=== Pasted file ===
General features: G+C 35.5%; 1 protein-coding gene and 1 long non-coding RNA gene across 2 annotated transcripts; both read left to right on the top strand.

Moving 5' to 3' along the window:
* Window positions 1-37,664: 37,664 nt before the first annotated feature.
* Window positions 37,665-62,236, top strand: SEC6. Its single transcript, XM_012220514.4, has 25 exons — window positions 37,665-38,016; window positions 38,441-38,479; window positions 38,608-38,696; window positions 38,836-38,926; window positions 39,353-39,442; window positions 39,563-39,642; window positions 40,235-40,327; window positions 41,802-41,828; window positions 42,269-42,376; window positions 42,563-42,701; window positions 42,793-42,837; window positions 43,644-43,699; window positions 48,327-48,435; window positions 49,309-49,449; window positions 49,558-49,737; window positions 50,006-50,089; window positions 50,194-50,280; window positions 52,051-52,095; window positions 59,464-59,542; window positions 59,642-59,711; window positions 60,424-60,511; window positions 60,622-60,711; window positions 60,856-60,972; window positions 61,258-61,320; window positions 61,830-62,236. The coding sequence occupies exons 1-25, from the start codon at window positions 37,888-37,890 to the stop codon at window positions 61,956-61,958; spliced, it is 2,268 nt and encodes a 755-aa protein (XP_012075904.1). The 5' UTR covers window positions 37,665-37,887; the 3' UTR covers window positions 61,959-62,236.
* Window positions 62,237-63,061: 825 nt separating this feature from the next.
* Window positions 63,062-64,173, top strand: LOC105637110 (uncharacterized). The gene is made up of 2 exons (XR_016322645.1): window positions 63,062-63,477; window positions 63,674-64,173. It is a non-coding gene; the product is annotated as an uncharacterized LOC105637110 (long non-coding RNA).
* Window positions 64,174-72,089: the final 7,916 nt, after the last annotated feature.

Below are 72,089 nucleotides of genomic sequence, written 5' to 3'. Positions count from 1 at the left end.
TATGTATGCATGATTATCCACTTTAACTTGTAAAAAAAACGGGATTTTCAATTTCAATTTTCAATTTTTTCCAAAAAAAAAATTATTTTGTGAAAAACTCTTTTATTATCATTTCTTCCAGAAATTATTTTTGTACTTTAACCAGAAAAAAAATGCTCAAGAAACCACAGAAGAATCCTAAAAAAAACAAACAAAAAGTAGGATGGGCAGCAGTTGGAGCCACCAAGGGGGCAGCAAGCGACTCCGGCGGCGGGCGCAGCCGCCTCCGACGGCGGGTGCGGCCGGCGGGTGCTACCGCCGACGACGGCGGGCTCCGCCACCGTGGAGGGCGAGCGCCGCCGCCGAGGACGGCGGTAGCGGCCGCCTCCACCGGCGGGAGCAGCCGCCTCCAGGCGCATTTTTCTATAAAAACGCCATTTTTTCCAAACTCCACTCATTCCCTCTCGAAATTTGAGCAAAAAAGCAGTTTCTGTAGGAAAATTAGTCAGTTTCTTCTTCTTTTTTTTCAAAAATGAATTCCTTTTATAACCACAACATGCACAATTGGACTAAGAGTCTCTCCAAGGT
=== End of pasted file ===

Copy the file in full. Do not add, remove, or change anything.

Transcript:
General features: G+C 35.5%; 1 protein-coding gene and 1 long non-coding RNA gene across 2 annotated transcripts; both read left to right on the top strand.

Moving 5' to 3' along the window:
* Window positions 1-37,664: 37,664 nt before the first annotated feature.
* Window positions 37,665-62,236, top strand: SEC6. Its single transcript, XM_012220514.4, has 25 exons — window positions 37,665-38,016; window positions 38,441-38,479; window positions 38,608-38,696; window positions 38,836-38,926; window positions 39,353-39,442; window positions 39,563-39,642; window positions 40,235-40,327; window positions 41,802-41,828; window positions 42,269-42,376; window positions 42,563-42,701; window positions 42,793-42,837; window positions 43,644-43,699; window positions 48,327-48,435; window positions 49,309-49,449; window positions 49,558-49,737; window positions 50,006-50,089; window positions 50,194-50,280; window positions 52,051-52,095; window positions 59,464-59,542; window positions 59,642-59,711; window positions 60,424-60,511; window positions 60,622-60,711; window positions 60,856-60,972; window positions 61,258-61,320; window positions 61,830-62,236. The coding sequence occupies exons 1-25, from the start codon at window positions 37,888-37,890 to the stop codon at window positions 61,956-61,958; spliced, it is 2,268 nt and encodes a 755-aa protein (XP_012075904.1). The 5' UTR covers window positions 37,665-37,887; the 3' UTR covers window positions 61,959-62,236.
* Window positions 62,237-63,061: 825 nt separating this feature from the next.
* Window positions 63,062-64,173, top strand: LOC105637110 (uncharacterized). The gene is made up of 2 exons (XR_016322645.1): window positions 63,062-63,477; window positions 63,674-64,173. It is a non-coding gene; the product is annotated as an uncharacterized LOC105637110 (long non-coding RNA).
* Window positions 64,174-72,089: the final 7,916 nt, after the last annotated feature.

Below are 72,089 nucleotides of genomic sequence, written 5' to 3'. Positions count from 1 at the left end.
TATGTATGCATGATTATCCACTTTAACTTGTAAAAAAAACGGGATTTTCAATTTCAATTTTCAATTTTTTCCAAAAAAAAAATTATTTTGTGAAAAACTCTTTTATTATCATTTCTTCCAGAAATTATTTTTGTACTTTAACCAGAAAAAAAATGCTCAAGAAACCACAGAAGAATCCTAAAAAAAACAAACAAAAAGTAGGATGGGCAGCAGTTGGAGCCACCAAGGGGGCAGCAAGCGACTCCGGCGGCGGGCGCAGCCGCCTCCGACGGCGGGTGCGGCCGGCGGGTGCTACCGCCGACGACGGCGGGCTCCGCCACCGTGGAGGGCGAGCGCCGCCGCCGAGGACGGCGGTAGCGGCCGCCTCCACCGGCGGGAGCAGCCGCCTCCAGGCGCATTTTTCTATAAAAACGCCATTTTTTCCAAACTCCACTCATTCCCTCTCGAAATTTGAGCAAAAAAGCAGTTTCTGTAGGAAAATTAGTCAGTTTCTTCTTCTTTTTTTTCAAAAATGAATTCCTTTTATAACCACAACATGCACAATTGGACTAAGAGTCTCTCCAAGGT